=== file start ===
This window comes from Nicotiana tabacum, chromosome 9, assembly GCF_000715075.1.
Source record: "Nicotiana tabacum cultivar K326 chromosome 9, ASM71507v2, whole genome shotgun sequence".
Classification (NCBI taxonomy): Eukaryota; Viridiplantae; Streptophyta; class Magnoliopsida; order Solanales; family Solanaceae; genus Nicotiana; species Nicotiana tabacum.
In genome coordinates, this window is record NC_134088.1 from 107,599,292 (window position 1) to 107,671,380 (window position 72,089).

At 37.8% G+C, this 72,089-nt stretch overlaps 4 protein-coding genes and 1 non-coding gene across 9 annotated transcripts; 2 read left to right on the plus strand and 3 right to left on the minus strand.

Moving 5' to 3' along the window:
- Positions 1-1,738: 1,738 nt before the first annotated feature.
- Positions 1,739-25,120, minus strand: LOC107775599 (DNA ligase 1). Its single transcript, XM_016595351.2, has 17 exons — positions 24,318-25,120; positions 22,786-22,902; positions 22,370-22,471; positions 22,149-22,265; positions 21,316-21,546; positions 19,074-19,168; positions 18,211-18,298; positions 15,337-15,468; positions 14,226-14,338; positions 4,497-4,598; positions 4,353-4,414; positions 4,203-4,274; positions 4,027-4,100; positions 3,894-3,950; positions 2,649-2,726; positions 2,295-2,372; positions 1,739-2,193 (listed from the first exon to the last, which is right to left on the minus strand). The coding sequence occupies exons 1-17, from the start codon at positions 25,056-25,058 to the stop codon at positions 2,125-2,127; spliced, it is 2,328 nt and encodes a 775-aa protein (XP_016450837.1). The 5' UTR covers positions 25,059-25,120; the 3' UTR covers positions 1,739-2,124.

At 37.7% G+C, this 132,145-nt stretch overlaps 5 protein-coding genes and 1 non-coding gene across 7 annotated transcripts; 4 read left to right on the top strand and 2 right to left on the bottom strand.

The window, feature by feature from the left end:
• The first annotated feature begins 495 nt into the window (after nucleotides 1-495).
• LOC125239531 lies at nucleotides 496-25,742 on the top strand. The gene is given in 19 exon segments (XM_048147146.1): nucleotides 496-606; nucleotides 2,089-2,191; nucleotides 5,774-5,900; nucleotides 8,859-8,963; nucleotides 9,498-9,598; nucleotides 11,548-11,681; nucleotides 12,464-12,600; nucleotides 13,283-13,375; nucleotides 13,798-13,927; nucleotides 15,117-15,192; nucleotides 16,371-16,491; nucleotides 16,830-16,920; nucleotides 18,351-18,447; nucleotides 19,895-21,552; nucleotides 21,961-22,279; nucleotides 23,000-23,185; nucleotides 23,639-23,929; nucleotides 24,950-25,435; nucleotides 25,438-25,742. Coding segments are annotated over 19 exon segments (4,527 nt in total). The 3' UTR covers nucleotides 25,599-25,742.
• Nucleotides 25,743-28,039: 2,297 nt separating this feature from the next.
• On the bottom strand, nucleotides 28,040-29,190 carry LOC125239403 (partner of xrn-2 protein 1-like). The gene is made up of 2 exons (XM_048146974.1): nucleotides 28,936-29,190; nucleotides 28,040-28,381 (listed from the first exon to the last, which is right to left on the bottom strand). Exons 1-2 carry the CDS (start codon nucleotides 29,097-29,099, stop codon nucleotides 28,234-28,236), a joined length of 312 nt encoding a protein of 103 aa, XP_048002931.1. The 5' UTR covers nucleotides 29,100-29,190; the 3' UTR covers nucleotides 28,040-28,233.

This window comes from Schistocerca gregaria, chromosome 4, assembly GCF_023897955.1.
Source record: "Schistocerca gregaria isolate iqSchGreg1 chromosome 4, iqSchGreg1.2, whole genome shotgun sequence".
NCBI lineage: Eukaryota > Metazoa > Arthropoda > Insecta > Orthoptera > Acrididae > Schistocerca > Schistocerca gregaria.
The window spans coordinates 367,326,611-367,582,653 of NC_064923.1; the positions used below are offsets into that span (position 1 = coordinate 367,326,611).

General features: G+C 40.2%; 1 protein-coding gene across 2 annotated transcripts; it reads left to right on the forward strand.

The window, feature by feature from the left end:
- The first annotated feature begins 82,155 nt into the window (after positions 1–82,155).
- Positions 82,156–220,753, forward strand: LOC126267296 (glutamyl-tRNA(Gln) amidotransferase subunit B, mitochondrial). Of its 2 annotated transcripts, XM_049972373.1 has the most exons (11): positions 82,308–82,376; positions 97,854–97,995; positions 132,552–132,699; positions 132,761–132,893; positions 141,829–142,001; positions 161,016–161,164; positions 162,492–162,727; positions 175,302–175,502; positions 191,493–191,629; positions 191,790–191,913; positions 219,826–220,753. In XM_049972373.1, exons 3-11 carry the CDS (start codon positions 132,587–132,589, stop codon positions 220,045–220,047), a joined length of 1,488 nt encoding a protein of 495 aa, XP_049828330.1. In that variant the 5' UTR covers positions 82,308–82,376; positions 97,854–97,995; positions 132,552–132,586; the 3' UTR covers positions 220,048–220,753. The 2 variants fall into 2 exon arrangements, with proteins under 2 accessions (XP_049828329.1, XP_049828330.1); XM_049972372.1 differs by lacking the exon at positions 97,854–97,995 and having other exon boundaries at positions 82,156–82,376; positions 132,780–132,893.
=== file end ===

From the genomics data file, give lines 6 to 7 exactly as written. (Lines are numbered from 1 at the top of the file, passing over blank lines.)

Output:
Moving 5' to 3' along the window:
- Positions 1-1,738: 1,738 nt before the first annotated feature.